In his early memoir, Dreams from My Father, Barack Obama traces his uneasy
journey to focus his activism on something other than despair and outrage. He looked for something more abiding, something that would leave him feeling less alone. As a community organizer on the South Side of Chicago, Obama struggled with a lack of spiritual grounding.
In many ways, Obama’s struggle is the postmodern struggle to regain some of the spiritual roots that our modern world has disrupted through higher mobility, increased technology, and the critical analysis of myth and sacred text. This disruption has led to an intense backlash among the religious, so much so that in the last several decades, America’s religious life has become dominated by religious
conservatism. We often forget that religious does not necessarily mean conservative.
In fact, religion in America has more often that not been liberal in its spirit and
progressive in its social impact. While it’s important to continue our critique of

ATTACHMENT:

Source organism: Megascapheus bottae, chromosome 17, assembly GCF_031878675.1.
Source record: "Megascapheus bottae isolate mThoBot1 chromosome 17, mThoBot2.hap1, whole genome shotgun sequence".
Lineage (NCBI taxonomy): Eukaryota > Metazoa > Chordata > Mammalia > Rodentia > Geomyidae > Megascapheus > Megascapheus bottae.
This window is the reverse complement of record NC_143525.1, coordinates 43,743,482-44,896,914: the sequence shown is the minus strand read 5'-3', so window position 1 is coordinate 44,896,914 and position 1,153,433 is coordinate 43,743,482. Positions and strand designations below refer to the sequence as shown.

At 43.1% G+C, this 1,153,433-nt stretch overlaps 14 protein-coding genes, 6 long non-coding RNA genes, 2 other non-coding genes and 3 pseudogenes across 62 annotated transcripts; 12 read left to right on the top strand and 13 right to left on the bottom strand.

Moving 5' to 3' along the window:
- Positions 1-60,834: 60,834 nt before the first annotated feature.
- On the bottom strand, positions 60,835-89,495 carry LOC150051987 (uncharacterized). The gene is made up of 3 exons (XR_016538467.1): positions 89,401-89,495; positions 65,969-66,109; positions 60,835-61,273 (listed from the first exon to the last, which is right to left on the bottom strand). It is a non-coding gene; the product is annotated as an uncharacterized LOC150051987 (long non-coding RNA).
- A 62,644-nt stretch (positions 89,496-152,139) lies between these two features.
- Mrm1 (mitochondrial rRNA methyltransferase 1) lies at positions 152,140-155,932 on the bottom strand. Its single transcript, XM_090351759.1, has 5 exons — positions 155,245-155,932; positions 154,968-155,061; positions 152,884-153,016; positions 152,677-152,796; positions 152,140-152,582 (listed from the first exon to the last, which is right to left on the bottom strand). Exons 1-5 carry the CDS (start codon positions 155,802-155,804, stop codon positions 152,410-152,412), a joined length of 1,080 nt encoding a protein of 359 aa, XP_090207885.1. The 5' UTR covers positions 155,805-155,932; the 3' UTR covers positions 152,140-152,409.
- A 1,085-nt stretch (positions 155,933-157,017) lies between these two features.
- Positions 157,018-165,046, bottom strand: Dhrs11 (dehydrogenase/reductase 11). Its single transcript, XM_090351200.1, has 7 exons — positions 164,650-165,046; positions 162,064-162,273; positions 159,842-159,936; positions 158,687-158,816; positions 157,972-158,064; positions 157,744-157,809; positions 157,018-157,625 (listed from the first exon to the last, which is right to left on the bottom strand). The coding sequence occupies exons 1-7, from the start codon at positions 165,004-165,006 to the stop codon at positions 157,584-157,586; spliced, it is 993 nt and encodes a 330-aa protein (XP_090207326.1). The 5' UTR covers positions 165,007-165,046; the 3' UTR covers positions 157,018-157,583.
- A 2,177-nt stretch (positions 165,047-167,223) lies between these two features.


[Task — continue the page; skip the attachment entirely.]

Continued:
religion as having favored white heterosexual men of a certain class and position, it
is still the case that the United States was born in an era of Enlightenment religion,
noted for an increasing concern for human rights.
Much of the theology, spiritual practices, and ideas about religious community that
have shaped our nation are still there, waiting for us as religious liberals, to take up
again. It has never been more important than now to continue the progressivism
that is our national heritage.
For the last six weeks of my ministry here at UUCH, my Sunday morning messages
will focus on what I believe is needed to renew progressive religion in our time. Among other sources, I will be using a book by the Revs. Rebecca Ann Parker and John A. Buehrens called, A House of Hope. Some of you may remember a class I facilitated a few years ago using this book. The authors’ approach, which I completely agree with, counters the common notion among liberals that every person must build his or her own theology from scratch. The fact is there have been centuries of Unitarians and Universalists who have lived, labored, and loved before us, and who have in fact built a solid foundation for a hopeful future.
House of Hope uses six dimensions of a house to frame the classic questions that give our lives shape and meaning and therefore help define religious community. These six dimensions will be the focus of these six sermons. This coming Sunday we focus on the Garden – the natural environment we inherited. I look forward to sharing this time with you during our last six Sundays together.